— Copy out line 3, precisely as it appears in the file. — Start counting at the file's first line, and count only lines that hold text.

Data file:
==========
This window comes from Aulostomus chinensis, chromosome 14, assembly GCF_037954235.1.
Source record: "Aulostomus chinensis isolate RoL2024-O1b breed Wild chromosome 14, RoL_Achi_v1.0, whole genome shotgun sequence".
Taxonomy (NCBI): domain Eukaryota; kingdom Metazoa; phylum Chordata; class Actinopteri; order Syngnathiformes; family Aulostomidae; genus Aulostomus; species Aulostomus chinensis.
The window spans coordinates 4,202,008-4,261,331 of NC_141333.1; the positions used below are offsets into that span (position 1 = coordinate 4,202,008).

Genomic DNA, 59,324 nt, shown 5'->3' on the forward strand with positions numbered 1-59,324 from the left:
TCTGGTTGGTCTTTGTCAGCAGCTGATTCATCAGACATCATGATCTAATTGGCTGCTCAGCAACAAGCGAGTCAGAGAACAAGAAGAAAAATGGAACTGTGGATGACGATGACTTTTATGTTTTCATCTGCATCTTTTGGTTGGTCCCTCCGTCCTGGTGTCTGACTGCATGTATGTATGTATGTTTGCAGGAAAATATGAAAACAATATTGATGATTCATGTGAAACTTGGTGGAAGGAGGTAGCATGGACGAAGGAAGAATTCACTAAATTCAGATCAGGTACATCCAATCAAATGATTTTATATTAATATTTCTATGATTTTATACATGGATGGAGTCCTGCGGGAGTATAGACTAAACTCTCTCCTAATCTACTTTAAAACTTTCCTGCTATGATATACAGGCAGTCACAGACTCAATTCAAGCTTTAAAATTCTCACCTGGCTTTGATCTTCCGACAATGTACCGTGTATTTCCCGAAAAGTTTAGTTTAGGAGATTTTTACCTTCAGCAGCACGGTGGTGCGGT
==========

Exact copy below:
Taxonomy (NCBI): domain Eukaryota; kingdom Metazoa; phylum Chordata; class Actinopteri; order Syngnathiformes; family Aulostomidae; genus Aulostomus; species Aulostomus chinensis.